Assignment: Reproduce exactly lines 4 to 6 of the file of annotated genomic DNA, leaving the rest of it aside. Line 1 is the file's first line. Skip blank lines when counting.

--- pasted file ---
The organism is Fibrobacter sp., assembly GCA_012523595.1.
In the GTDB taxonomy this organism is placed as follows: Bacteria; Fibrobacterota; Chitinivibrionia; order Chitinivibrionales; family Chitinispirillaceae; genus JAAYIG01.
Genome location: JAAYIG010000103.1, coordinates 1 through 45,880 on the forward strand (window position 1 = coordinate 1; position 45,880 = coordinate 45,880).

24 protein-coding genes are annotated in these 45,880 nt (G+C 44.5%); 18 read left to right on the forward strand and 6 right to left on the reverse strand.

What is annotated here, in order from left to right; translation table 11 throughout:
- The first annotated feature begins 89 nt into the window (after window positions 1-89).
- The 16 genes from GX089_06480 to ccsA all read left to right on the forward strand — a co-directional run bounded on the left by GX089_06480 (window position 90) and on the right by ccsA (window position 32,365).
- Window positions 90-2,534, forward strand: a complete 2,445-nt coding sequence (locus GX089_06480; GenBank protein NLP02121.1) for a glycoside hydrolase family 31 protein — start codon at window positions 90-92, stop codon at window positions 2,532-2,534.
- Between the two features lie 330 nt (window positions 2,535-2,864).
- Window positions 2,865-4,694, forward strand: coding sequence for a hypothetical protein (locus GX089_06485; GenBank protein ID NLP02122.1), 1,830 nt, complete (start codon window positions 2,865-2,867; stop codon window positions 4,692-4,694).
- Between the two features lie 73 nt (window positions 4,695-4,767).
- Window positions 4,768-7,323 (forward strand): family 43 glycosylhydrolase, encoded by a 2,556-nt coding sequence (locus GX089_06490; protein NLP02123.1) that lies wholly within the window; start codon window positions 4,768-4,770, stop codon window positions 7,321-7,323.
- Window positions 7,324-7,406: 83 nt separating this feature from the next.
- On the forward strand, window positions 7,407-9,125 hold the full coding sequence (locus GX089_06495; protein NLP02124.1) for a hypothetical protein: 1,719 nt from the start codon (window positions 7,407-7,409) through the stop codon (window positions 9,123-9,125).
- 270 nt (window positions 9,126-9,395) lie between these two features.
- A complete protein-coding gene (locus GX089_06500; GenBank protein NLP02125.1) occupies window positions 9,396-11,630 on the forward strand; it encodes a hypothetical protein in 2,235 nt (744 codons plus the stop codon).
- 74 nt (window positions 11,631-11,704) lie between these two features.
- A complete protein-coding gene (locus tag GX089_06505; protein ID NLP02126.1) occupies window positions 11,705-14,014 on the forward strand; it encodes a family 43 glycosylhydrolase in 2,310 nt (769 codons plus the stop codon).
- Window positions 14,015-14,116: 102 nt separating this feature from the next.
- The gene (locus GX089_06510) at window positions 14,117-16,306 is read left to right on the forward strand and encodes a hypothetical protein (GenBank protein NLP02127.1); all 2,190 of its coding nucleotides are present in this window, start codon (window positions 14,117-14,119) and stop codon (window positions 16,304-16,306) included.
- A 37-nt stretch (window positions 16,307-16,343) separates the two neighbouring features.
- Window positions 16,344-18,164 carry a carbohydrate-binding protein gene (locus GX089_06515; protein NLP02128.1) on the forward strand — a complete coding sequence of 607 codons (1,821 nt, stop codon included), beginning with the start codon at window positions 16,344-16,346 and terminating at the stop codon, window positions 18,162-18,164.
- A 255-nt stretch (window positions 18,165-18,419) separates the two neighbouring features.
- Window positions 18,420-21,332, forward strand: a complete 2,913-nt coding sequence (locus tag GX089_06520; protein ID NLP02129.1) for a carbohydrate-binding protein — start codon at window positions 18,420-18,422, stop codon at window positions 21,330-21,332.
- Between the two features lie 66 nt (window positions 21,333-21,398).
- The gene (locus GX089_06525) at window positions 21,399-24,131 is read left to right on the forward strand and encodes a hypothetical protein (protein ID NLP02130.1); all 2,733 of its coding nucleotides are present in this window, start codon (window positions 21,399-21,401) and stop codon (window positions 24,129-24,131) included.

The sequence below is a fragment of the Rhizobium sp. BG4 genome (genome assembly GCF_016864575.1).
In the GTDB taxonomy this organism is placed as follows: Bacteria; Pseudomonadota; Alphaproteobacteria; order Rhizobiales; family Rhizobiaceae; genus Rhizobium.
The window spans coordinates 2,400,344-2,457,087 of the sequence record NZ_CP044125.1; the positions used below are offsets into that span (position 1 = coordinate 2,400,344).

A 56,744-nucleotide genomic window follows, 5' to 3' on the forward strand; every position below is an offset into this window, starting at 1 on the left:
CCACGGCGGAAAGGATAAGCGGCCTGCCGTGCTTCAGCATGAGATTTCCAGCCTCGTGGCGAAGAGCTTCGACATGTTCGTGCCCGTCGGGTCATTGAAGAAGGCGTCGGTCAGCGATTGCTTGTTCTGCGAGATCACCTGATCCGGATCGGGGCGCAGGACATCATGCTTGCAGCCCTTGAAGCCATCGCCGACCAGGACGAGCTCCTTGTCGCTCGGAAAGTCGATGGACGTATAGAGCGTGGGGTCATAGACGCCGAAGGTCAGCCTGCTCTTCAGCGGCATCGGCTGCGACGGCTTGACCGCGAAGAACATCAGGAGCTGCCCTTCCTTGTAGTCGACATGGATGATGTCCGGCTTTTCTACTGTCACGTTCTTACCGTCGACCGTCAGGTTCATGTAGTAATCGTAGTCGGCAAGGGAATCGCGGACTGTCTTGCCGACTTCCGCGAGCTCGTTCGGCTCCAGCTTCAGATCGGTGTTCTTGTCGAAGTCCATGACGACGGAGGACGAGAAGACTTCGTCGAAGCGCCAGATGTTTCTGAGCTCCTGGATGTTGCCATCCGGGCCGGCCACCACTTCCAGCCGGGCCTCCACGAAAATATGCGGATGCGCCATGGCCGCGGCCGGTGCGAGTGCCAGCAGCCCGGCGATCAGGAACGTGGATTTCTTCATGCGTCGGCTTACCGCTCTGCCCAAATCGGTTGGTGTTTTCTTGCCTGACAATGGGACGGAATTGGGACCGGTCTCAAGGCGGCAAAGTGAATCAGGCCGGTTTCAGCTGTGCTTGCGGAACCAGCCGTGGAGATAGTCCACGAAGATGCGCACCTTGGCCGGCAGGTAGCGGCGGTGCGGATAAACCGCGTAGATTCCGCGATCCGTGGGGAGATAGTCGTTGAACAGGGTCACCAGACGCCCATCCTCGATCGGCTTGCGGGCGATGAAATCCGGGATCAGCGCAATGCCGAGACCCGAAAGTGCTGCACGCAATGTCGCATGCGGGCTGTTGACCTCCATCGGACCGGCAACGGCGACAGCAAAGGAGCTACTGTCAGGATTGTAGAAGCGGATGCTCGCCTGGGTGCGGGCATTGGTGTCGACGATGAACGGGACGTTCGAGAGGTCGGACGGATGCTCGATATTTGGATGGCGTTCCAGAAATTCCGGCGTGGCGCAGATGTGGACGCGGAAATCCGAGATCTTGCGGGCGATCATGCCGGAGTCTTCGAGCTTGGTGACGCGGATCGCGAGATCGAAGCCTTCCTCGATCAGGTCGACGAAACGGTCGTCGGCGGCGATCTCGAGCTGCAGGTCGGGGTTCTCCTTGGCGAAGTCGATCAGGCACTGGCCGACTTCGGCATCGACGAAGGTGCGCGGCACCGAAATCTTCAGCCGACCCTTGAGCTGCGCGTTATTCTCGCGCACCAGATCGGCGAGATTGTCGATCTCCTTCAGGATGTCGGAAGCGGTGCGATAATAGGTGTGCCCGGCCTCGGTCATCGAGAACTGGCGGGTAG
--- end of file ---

24 protein-coding genes are annotated in these 45,880 nt (G+C 44.5%); 18 read left to right on the forward strand and 6 right to left on the reverse strand.

What is annotated here, in order from left to right; translation table 11 throughout:
- The first annotated feature begins 89 nt into the window (after window positions 1-89).